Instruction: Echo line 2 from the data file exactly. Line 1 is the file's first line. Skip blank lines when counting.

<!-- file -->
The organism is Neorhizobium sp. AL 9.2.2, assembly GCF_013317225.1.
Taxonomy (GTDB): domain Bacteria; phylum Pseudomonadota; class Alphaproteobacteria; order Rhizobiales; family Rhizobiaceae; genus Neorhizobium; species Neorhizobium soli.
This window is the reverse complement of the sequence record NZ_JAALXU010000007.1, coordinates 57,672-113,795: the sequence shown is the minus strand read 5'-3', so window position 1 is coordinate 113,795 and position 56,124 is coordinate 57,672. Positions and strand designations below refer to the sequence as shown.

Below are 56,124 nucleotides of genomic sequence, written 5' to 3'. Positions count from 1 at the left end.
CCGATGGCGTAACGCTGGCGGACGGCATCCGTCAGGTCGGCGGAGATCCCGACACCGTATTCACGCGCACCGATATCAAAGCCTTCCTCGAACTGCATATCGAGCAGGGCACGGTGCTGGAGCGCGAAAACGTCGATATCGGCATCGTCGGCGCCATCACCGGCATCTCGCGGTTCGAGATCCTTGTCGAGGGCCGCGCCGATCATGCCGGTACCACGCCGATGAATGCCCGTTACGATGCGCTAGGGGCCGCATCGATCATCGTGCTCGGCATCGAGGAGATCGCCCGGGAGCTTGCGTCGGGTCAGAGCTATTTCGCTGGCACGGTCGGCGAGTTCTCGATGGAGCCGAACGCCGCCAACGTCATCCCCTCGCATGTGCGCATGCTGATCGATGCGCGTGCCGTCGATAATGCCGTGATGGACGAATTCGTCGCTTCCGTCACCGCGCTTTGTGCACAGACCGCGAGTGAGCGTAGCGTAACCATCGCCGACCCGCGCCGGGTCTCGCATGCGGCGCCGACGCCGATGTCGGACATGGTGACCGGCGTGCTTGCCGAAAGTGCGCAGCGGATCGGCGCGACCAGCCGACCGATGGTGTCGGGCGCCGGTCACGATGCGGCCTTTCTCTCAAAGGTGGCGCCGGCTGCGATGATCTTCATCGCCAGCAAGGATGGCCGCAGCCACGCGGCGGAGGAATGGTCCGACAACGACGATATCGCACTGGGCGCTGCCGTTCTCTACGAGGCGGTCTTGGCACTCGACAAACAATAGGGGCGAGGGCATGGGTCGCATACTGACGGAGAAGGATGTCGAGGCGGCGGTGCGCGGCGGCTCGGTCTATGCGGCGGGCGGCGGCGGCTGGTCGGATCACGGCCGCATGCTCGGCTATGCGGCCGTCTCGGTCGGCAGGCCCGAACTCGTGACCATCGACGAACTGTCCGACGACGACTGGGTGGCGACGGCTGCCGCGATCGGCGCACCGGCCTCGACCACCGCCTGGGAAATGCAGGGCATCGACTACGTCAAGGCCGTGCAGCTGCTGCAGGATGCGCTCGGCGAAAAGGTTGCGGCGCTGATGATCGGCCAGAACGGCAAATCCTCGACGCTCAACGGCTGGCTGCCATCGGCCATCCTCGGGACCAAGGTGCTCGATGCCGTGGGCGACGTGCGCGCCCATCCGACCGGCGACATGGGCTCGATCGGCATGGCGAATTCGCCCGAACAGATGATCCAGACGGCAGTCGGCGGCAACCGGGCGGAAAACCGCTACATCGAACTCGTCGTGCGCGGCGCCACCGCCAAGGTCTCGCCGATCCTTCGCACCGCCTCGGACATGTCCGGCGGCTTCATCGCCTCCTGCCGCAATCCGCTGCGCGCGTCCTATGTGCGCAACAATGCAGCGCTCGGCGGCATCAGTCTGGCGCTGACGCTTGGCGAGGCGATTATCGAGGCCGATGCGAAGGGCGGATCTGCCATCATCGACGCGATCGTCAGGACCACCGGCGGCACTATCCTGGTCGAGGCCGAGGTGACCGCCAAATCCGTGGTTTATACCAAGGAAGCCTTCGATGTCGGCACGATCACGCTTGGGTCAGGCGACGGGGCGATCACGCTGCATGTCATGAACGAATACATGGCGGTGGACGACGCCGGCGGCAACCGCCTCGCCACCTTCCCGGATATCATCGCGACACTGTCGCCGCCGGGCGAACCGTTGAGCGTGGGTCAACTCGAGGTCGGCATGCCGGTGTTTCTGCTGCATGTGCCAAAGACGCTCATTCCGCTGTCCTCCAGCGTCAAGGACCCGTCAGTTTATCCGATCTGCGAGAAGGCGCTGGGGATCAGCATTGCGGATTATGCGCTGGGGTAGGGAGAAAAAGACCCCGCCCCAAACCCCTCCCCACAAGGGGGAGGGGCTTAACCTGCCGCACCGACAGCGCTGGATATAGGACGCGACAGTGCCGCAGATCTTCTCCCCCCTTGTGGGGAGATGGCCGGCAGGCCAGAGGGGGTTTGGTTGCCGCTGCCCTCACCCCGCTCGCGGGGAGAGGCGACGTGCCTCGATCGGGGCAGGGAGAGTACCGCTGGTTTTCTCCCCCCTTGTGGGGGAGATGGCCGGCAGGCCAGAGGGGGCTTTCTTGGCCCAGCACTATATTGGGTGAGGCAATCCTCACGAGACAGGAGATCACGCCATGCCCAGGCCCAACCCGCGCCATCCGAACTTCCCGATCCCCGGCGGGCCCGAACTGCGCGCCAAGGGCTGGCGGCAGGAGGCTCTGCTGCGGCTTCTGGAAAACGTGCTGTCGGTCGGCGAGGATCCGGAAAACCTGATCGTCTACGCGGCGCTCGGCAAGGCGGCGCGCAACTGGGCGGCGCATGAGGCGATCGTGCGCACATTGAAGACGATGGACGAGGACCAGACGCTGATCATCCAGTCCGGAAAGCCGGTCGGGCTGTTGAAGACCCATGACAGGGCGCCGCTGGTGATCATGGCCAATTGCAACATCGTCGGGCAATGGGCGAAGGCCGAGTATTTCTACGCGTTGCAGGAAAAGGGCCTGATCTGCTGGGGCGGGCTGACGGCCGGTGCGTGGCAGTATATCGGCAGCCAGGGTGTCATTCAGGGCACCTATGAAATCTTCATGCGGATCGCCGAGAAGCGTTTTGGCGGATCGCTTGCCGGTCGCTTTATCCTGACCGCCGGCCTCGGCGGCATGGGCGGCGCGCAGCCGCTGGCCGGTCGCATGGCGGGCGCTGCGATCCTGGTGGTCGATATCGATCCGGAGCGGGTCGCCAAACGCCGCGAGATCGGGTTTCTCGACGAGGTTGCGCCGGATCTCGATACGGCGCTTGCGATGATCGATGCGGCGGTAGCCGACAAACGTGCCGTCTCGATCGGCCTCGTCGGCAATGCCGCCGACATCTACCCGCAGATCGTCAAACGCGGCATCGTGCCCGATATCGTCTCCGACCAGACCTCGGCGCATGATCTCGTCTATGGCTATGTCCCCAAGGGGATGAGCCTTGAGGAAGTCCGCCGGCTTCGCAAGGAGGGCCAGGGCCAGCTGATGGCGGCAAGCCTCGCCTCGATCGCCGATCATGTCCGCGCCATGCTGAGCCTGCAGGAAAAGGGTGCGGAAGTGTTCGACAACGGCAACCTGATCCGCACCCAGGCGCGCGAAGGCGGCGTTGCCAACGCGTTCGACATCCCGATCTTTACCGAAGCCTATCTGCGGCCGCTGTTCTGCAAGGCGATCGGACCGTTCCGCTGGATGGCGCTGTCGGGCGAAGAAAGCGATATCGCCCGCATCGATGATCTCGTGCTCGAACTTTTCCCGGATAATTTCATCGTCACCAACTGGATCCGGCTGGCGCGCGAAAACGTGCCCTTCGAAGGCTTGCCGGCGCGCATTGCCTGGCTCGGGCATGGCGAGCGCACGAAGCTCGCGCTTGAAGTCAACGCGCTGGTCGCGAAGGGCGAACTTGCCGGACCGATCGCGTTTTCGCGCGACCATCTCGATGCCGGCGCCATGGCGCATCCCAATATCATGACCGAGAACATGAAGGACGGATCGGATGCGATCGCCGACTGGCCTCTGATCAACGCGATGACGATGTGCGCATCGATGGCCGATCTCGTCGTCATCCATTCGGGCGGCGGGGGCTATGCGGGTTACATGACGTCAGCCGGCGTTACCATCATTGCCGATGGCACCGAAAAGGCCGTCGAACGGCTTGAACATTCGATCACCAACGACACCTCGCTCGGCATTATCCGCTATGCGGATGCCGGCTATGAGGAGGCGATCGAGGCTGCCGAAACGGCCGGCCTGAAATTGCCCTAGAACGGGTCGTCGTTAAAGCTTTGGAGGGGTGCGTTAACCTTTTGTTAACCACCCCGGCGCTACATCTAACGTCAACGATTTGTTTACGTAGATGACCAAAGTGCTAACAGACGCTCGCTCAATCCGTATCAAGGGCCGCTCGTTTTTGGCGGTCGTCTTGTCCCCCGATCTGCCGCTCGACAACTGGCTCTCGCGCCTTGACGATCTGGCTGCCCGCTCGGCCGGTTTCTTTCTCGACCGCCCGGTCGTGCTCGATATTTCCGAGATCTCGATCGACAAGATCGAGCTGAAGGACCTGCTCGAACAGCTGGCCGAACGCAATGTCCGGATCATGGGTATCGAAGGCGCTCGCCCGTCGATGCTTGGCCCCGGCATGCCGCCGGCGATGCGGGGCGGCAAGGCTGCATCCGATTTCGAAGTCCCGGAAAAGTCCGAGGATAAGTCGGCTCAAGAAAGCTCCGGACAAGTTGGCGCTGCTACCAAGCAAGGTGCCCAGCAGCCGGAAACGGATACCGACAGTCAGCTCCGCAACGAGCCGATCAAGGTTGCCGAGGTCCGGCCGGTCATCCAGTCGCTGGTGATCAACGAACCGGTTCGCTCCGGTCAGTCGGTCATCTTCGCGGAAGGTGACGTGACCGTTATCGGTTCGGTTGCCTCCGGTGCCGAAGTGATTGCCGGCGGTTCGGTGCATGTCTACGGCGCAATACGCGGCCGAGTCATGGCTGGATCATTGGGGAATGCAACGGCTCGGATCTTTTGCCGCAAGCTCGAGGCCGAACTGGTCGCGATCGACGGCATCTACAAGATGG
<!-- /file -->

Taxonomy (GTDB): domain Bacteria; phylum Pseudomonadota; class Alphaproteobacteria; order Rhizobiales; family Rhizobiaceae; genus Neorhizobium; species Neorhizobium soli.